A cherished smartphone may turn into a frustration when the battery plays truant and performance is marred by poor battery life.

Ultimately, the failing battery makes using the device impractical and the problem gets compounded by the inability to pinpoint the specific cause of battery degradation as far as lithium ion batteries are concerned.

Now a new research has suggested battery life and capacity can be improved by making appropriate design changes.

According to Christopher Wolverton, professor of materials science at McCormick School of Engineering at Northwestern University, the reason for battery degradation is not fully known.

Computational Design Strategy

However, Wolverton suggests that it has much to do with the changes happening at the cathode.

To address the battery degradation, Wolverton has unveiled a computational design strategy that recommends usage of right compounds as a coating for the cathode in lithium-ion batteries.

The new method can help manufacturers choose the perfect cathode coating material for their lithium-ion batteries.

A protective coating goes a long way in checking the progressive corrosion of the cathode where the lithium ions are held. Within batteries, lithium ions ply between the cathode and the anode through an electrolyte.

Cathode Protection

The electrolyte's decomposition leads to the release of hydrofluoric acid, which is hyperactive and attacks the cathode, affecting battery power, said the researchers.

Wolverton said a coating will be deemed effective when it performs multiple functions. These include acting as a barrier around the cathode to resist attacks of hydrofluoric acid. It must also have the ability to react with the hydrofluoric acid in eliminating everything that might react with the cathode.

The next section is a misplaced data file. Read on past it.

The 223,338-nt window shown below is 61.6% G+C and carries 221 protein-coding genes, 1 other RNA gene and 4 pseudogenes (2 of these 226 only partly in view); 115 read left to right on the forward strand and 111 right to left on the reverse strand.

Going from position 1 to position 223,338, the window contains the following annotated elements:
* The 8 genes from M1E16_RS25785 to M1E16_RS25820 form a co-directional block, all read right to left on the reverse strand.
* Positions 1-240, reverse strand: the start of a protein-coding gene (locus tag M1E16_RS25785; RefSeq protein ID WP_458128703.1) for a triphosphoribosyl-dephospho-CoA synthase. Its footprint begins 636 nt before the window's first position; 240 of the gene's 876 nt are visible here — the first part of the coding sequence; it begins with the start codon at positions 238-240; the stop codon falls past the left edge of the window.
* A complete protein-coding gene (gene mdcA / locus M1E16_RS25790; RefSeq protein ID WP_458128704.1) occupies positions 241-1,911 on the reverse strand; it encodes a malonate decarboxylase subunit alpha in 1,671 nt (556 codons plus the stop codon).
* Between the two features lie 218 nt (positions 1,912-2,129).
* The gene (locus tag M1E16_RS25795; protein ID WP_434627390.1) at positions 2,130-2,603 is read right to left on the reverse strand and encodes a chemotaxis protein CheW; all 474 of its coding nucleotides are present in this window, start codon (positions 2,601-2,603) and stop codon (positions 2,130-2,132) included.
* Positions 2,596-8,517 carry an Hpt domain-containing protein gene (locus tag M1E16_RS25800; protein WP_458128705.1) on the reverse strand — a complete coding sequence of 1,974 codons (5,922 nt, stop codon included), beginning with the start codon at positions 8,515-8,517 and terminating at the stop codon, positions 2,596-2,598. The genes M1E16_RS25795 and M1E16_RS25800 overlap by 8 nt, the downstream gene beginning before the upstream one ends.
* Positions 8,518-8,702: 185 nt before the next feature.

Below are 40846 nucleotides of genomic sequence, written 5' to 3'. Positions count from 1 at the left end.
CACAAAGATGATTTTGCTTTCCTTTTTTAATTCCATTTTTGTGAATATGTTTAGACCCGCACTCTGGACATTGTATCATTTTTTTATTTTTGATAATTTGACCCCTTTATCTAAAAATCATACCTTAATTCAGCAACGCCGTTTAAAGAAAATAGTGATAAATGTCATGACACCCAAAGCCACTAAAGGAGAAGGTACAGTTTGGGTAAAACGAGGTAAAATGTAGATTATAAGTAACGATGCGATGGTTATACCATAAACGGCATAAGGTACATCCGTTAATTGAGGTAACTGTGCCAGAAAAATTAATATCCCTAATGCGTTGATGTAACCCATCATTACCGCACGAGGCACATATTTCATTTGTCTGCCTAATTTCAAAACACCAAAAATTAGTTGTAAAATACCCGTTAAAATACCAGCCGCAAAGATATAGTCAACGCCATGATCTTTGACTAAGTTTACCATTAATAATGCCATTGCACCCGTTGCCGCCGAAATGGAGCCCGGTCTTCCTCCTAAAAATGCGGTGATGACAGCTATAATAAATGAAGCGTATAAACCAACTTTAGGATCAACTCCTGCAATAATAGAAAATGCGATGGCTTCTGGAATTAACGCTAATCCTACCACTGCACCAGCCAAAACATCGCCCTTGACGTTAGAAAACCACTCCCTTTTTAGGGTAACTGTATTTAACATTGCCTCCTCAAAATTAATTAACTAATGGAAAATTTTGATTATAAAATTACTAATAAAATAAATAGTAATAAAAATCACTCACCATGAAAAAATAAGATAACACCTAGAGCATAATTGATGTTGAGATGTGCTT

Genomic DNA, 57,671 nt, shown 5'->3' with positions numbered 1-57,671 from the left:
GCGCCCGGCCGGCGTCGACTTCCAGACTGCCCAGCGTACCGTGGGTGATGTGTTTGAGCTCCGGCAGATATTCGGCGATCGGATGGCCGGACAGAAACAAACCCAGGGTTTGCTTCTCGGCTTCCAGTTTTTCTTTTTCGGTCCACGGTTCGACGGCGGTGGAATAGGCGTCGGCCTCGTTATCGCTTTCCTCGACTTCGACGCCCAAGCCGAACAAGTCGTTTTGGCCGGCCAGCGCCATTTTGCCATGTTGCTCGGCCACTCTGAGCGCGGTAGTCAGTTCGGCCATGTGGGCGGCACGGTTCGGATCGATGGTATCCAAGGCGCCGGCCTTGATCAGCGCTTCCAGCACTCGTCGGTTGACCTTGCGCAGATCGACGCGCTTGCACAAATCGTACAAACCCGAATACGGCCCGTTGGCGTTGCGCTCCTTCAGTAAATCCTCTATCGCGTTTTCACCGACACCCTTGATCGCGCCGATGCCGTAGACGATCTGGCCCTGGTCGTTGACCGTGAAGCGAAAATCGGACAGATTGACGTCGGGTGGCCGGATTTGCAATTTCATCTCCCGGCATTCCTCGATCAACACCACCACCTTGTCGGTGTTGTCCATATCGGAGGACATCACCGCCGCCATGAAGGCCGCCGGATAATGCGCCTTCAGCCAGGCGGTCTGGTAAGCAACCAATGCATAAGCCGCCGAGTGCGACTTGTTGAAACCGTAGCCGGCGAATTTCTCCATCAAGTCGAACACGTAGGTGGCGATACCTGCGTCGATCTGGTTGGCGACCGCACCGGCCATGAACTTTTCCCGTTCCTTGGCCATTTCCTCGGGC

In selecting probable candidates as right cathode-coating materials, the researchers used the Open Quantum Materials Database developed earlier by Wolverton. It carries information on 470,000 compounds and is considered one of the largest downloadable materials databases.

Working with Wolverton is Muratahan Aykol, a former graduate student in Wolverton's laboratory and a postdoctoral fellow at Lawrence Berkeley National Laboratory.

Aykol, the study's first author, said the database helped in using products with unexplored chemical reactions for assessing the effectiveness of coatings.

From a vast number of products, the team selected 30 materials and ranked them as probable for acting as buffers of the hydrofluoric acid that attacks the cathode. The Dow Chemical Company tested one of the products and endorsed that the coating is very effective in thwarting the degradation of the battery.

Advantage Of Computational Design

The new computational design strategy scores over many past methods that sought ideal cathode coatings. Earlier methods were hamstrung by the long-drawn, time-consuming trial-and-error process, which offers millions of possibilities when the combinations are tested experimentally.

The new method offers quick screening under a computational method with an effective screening of possible combinations. The team zeroed in on 25 compounds that were promising for experimental testing.

Wolverton also made clear that the design strategy is not exclusive for battery development but is in sync with the Materials Genome Initiative launched in 2011 during the Obama administration. The initiative aims to expedite the development of new and advanced materials.

The details of the study have been published in Nature Communications.

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